Commit to something you can deliver. Commit to a timeframe you can deliver it in. Commit to tracking your progress. Commit to sharing what you’ve done.
That’s what builds trust. Otherwise, it’s all spin, no substance.
And it’s what motivates teams to do it. Uber is data-driven to its core. So setting a numeric target was key to getting a wide variety of teams from all across the business to pull together towards a clear, shared goal.
Focus on what your company can do that no one else can
It’s easy to cut a check to an NGO, or offer up a day’s worth of volunteering. It’s a lot harder to integrate pro-social and environmental objectives into standard products or services. But that integration is key to long-term impact, so is well worth the extra effort at the start.
My rule of thumb is: if you have to pay another organization to do your good work, then you’re not making purpose run through your brand.
For Uber, the decision is still a little easier: we’re not in a position where we can just dole out cash donations. And I’m glad of it. It forces us to be smart with deploying our resources. Using our platform to do the right thing makes us innovate, engaging with earners, consumers, and communities along the way.
Keep refreshing the ideas and actions
Ambitions might stay constant, but the world changes. How we reach our ambitions has to change sometimes too.
If insanity is doing the same thing over and over again and expecting different results, then impact is doing the right thing over and over again, in different ways at different times.
Partnerships might run their course. New issues might surface and light up the minds of millions around the world. It’s always worth reflecting, regularly, whether the strategy you adopted however many months ago fits the context you’re now in and your stakeholders are now experiencing.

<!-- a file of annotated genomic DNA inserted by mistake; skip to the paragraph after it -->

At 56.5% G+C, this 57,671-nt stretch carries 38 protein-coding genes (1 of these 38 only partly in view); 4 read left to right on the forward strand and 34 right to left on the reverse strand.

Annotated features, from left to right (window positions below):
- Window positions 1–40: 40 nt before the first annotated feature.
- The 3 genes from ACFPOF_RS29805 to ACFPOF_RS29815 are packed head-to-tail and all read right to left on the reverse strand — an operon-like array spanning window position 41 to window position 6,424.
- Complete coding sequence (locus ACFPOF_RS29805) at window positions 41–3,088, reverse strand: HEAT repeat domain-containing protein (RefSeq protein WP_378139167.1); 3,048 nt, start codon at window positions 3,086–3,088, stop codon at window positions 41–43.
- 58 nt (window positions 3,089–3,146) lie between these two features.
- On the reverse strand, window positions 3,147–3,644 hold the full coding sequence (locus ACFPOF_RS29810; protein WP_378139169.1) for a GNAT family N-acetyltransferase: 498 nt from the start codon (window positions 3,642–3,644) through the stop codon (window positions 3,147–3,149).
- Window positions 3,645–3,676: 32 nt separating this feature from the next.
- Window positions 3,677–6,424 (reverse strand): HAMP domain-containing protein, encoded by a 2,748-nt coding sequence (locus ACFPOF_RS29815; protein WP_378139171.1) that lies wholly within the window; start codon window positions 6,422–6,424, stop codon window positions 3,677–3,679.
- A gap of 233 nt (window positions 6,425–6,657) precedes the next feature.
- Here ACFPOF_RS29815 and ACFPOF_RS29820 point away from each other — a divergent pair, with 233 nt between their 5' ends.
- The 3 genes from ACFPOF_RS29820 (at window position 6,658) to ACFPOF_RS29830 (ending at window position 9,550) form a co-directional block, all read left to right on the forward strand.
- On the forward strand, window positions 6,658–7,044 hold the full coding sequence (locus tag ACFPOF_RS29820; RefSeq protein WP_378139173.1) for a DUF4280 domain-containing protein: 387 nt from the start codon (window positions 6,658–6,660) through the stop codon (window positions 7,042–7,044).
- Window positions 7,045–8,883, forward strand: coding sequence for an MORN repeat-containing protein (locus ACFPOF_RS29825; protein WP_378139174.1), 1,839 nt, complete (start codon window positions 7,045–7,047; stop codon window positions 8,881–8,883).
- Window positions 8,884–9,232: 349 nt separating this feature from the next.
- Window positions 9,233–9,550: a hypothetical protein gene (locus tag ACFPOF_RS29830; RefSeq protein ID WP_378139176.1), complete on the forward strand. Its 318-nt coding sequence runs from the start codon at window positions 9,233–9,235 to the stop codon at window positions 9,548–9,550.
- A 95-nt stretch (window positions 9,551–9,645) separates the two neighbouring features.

This time last year my focus was 100% on donating 10 million free rides, meals, and deliveries around the world. Drivers took doctors home in India. Couriers delivered prescriptions to home-bound patients in South Africa. Vulnerable families received food baskets in Mexico.
Tons — literally — of surplus food was trucked to food banks in the US and Canada. Consumers noticed, and liked it. The press was positive. We even ended up on Newsweek’s list of top 50 companies who stood out.
How we showed up for drivers, couriers, and communities during Covid was unique. Yet both before and after the pandemic, as well as during its peak, our ambition stayed constant. We’re here to reimagine the way the world moves for the better. How we do that now will be different from how we showed up last year. It has to be.
And if you do nothing else, just do this one thing
If you feel your resources are truly too limited — or that your team is too small — to make an impact, I urge you to at least do one thing before giving up.
Draw a Venn diagram. Just two circles.
Write ‘Purpose’ on one circle and ‘Profit’ on the other. Then fill it in. All the business activities that are purely profitable, put in the ‘Profit’ section. Ditto all the purposeful activities. And then the activities that have a bit of both, put them in the middle.
If I had my way, you’d then erase the bits on either side and just focus on what’s in the middle.